5) Electrical problems are one of the primary causes of fire in thatched roofs. All electrical wiring should be covered with fire-resistant duct or insulated with ceramic insulators
6) Television satellite dishes and aerials should be mounted on poles and not installed directly on the thatched roof.
Maintenance & Treatments Required For Thatch Roofs
To keep your thatch roof in good condition, consider the following;
Remove debris, leaves, and moss or algae from your thatched roof. Cleaning can be done manually or using the equipment.
Get a professional thatcher to conduct a brushing down procedure that removes moss on your roof’s surface. Moss enables the growth and spread of fungi that cause decomposition and rot of thatch materials.
The pollutants mentioned above prevent your roof from getting exposed to sunlight and wind, consequently damaging it when left unattended. An algaecide can also be applied to a thatch roof to kill algae and moss.
Re-attaching the Thatch
Replacing thatch that has fallen off or blown off by strong winds and re-attaching loose thatch is also good maintenance practice. These two processes contribute to the lifespan of a thatched roof.
The wire that holds the thatch together can also be tightened if it appears loose.
Prune trees and Bushes
Trees and bushes growing around a thatched roof should be controlled.
The trees should not cash shadows on the roof since this will create a conducive environment for dampness. Increased moisture levels on a thatched roof cause fungi growth and rotting of the material.
Ensure your roof receives sunlight and can dry quickly.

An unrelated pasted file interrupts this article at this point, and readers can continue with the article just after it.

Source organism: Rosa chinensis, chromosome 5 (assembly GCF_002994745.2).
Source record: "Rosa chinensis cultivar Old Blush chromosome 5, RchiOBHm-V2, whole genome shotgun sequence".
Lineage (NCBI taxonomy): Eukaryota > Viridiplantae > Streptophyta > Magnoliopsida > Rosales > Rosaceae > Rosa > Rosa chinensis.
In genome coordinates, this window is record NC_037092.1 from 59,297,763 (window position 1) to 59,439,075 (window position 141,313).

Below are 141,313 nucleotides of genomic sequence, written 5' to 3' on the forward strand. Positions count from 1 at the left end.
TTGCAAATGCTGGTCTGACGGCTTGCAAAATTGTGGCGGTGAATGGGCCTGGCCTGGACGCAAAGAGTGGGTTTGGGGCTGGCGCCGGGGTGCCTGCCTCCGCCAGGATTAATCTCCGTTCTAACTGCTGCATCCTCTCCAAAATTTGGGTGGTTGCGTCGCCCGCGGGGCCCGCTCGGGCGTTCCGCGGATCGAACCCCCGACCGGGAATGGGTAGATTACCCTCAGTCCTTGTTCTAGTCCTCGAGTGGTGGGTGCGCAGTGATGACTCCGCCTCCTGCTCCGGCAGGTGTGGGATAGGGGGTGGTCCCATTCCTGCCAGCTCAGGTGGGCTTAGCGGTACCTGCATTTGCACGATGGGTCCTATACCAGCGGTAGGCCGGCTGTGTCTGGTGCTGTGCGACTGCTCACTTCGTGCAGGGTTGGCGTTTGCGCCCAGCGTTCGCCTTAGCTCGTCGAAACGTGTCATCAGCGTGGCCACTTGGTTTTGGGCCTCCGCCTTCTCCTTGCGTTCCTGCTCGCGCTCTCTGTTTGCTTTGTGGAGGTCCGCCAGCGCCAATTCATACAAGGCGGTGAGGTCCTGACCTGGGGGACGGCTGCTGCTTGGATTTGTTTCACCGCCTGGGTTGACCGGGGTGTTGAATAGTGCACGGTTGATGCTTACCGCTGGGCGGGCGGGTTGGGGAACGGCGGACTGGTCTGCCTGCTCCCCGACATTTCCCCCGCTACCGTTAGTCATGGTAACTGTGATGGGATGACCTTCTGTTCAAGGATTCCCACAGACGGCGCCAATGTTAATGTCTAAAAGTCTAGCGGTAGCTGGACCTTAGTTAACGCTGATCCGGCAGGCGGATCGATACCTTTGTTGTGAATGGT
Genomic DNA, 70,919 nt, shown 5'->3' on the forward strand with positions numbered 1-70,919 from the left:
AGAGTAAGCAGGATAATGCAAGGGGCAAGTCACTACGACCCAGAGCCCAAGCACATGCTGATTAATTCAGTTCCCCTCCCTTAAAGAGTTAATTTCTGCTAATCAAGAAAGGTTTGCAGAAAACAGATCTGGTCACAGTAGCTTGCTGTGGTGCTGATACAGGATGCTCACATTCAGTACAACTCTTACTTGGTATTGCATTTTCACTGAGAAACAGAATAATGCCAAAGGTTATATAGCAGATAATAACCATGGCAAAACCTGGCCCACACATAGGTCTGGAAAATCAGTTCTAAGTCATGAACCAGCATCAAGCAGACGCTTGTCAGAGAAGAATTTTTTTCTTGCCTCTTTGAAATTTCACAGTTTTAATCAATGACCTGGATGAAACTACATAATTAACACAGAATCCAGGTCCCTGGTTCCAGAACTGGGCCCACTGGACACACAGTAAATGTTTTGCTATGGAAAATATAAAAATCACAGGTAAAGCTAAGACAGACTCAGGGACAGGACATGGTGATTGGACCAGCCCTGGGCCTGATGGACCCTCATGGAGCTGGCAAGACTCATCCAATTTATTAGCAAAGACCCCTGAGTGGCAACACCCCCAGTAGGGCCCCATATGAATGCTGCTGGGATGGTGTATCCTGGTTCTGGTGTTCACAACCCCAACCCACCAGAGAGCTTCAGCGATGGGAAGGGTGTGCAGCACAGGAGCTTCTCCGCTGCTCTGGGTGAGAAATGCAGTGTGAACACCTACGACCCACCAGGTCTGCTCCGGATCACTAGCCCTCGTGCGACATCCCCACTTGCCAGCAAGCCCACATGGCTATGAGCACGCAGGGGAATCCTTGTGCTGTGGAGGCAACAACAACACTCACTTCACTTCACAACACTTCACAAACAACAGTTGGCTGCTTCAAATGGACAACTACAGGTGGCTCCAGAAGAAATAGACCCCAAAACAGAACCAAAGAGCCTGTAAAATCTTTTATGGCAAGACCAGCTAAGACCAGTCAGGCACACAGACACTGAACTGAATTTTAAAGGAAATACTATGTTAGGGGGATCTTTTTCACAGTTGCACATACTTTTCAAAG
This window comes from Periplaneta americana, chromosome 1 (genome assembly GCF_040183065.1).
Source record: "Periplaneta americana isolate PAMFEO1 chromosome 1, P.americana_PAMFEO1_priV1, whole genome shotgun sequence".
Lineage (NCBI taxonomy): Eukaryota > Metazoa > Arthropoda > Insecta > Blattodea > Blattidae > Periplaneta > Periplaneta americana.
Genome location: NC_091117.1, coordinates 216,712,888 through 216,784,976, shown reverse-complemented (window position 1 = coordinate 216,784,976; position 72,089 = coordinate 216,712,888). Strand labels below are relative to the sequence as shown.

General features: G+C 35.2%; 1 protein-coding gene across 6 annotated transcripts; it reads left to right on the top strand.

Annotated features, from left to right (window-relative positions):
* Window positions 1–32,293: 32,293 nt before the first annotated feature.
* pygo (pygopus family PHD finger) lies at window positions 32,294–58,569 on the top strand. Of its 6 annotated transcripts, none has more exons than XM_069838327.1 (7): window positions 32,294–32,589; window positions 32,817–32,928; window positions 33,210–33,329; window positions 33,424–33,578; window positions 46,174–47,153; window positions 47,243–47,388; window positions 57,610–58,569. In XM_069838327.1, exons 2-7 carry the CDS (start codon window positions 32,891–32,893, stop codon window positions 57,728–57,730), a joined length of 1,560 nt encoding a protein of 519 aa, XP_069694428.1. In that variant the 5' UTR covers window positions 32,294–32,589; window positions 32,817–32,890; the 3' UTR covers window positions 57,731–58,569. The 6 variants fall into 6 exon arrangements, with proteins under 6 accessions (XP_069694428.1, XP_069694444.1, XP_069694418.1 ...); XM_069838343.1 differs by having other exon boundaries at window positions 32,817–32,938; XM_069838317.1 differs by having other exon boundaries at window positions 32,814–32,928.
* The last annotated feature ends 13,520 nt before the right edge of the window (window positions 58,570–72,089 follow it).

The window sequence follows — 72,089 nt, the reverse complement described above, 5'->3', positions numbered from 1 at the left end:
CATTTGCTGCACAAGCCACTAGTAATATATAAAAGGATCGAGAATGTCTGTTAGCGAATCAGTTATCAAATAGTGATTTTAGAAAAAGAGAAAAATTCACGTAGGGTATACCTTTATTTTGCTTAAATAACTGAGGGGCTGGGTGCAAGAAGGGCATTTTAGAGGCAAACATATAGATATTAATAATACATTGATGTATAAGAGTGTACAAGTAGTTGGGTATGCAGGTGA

This procedure may not be a regular maintenance process like cleaning; however, it is crucial for the durability of a thatched roof.
Your thatched roof ridge is the structure that is affected the most by weather elements and animals.
Ridges should be regularly inspected and replaced. Re-ridging only requires the removal of the top layer.
Frequently Asked Questions
1) Is A Thatched Roof Waterproof?
A thatched roof is impermeable and protects your possessions. Materials used for thatching are naturally waterproof. Other layers such as aluminum barrier foil are added for extra waterproofing.
2) How Long Do Thatch Roofs Last?
Thatch roof can last 15 to 25 years or even longer. Their lifespan depends on the type of material used, the care and maintenance applied to the roof, and the installation. A thatch roof made of cape reed that has been properly installed and maintained can last up to 50 years.
3) Are Thatched Roofs Warm?
Thatched roofs are warm because of the natural insulation properties of materials used. They keep your home warm during cold months.
4) How Often Should A Thatched Roof Be Replaced?
A thatched roof should be replaced when it gets damaged. Thatched roofs are durable and last for many years. However, any damaged component like the ridge should be replaced immediately to avoid further damage and shortened lifespan.
Thatched roofs have been around for thousands of years. They continue to be popular, offering durability, versatility, charm, character, and visual appeal to contemporary and modern homes.